Coos Bay Transitional Shelter To Use Innovative Housing Approach
Like many communities in the region, the housing market in Coos Bay has been tightening for years, leaving a growing number of people without homes. In response, local organizations are working to build a village of small, manufactured living structures as temporary shelter.
The site will be filled with Pallet shelters, tiny temporary housing structures made by a Seattle-area company staffed largely by formerly homeless people. Local nonprofit Oregon Coast Community Action has donated around 20 shelters. Each is an eight-by-eight foot room with hard walls, roof, and a locked door. The units also have electricity and heat.
The shelter site, inspired by the urban campground in Medford, will be able to house around 20 people at a time.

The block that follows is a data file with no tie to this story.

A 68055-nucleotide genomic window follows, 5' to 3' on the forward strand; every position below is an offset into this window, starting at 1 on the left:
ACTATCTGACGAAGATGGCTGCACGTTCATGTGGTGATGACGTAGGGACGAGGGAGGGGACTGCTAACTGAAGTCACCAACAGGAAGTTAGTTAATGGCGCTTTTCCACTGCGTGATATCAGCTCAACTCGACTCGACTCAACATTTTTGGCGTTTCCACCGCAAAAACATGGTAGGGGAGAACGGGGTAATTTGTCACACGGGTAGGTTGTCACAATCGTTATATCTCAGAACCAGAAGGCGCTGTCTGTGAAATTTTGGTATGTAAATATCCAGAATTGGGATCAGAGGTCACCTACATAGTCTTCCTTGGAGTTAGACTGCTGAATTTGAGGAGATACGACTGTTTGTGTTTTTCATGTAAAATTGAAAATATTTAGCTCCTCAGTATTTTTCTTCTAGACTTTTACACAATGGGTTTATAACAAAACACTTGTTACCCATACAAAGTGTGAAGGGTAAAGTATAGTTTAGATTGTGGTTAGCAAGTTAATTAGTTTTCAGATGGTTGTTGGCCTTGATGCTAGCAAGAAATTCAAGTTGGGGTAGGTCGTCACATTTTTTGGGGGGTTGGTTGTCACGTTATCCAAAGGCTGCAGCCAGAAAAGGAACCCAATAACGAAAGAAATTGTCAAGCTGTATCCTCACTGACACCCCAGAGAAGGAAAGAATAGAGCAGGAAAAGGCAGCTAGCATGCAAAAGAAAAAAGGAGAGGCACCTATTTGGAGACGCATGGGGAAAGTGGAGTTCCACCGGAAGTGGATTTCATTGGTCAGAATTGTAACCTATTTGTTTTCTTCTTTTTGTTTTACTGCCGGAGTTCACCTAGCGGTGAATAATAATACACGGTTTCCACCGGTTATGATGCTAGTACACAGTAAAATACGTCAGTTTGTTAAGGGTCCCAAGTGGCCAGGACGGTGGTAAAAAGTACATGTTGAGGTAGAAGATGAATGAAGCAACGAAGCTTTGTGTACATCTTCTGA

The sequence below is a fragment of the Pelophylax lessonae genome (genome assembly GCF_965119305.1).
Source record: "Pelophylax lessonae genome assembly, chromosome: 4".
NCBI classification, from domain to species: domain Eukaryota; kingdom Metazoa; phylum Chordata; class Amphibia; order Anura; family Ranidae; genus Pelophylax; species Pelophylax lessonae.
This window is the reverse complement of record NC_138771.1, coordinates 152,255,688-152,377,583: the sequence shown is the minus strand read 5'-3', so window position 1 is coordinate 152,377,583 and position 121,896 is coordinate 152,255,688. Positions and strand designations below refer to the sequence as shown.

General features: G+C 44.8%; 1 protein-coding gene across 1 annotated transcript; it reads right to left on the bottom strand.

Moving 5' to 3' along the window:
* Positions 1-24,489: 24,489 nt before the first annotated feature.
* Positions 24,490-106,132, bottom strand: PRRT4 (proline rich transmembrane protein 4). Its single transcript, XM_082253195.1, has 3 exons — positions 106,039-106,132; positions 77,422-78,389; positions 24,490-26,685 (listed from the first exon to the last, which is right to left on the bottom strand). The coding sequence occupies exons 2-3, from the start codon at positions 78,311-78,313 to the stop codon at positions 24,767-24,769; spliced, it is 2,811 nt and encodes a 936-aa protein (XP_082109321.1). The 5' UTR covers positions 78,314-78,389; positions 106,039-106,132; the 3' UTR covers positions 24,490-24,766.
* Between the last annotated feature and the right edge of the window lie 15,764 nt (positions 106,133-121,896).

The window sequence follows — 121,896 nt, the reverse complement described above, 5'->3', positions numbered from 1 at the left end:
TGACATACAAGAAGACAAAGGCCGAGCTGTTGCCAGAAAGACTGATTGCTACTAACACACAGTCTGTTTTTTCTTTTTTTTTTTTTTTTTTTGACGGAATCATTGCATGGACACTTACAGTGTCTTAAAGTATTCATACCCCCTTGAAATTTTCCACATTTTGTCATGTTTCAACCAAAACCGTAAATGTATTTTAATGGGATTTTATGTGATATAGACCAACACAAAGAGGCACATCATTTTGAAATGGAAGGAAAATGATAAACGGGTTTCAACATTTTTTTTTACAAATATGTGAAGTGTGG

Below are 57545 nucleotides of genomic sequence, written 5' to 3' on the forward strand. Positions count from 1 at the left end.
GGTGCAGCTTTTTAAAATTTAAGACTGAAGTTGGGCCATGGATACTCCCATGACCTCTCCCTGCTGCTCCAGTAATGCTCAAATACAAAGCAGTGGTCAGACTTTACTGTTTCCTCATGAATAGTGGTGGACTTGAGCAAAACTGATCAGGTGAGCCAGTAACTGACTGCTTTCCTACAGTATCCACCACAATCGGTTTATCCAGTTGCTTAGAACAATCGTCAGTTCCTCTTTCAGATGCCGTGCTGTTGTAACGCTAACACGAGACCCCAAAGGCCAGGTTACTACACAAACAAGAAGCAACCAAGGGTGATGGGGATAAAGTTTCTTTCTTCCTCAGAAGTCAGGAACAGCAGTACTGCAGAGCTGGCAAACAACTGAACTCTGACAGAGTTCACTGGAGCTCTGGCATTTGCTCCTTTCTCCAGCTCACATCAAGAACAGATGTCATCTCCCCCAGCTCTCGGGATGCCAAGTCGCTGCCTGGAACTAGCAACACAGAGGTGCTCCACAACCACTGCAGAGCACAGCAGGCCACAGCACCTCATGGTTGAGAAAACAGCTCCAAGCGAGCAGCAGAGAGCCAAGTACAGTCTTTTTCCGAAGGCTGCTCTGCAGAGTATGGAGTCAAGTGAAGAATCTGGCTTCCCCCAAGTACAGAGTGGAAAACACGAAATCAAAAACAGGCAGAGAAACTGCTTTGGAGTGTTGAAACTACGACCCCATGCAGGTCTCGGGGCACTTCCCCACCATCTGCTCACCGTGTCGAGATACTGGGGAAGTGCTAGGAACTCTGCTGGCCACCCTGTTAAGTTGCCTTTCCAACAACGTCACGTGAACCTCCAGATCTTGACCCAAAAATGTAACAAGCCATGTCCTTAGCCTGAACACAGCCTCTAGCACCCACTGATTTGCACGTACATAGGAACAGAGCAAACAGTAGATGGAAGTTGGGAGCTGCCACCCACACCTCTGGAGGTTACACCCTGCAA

Tara Johnson is the director of The Devereux Center, an organization in Coos Bay that provides resources for houseless people. She hopes this project will fill in gaps left by the area’s limited shelter options.
“I think that people understand that if we don’t do anything about the homeless situation, then in five years we’re still going to be right where we’re at," says Johnson. "So this may not be the perfect solution, but it is a solution, and it’s worth trying.”
Johnson says she wants the project to be a stepping stone into stable living situations.
“We want to see people get into housing," says Johnson. "Whether that housing is long-term housing or short term, maybe it’s treatment, maybe it’s returning home to a family member. We want to get them into whatever program works for them.”
Residents of the campground will be required to meet with a case worker every week and will be able to stay for around six months. Johnson says there will be drinking water and sanitation, as well as 24-hour security guards.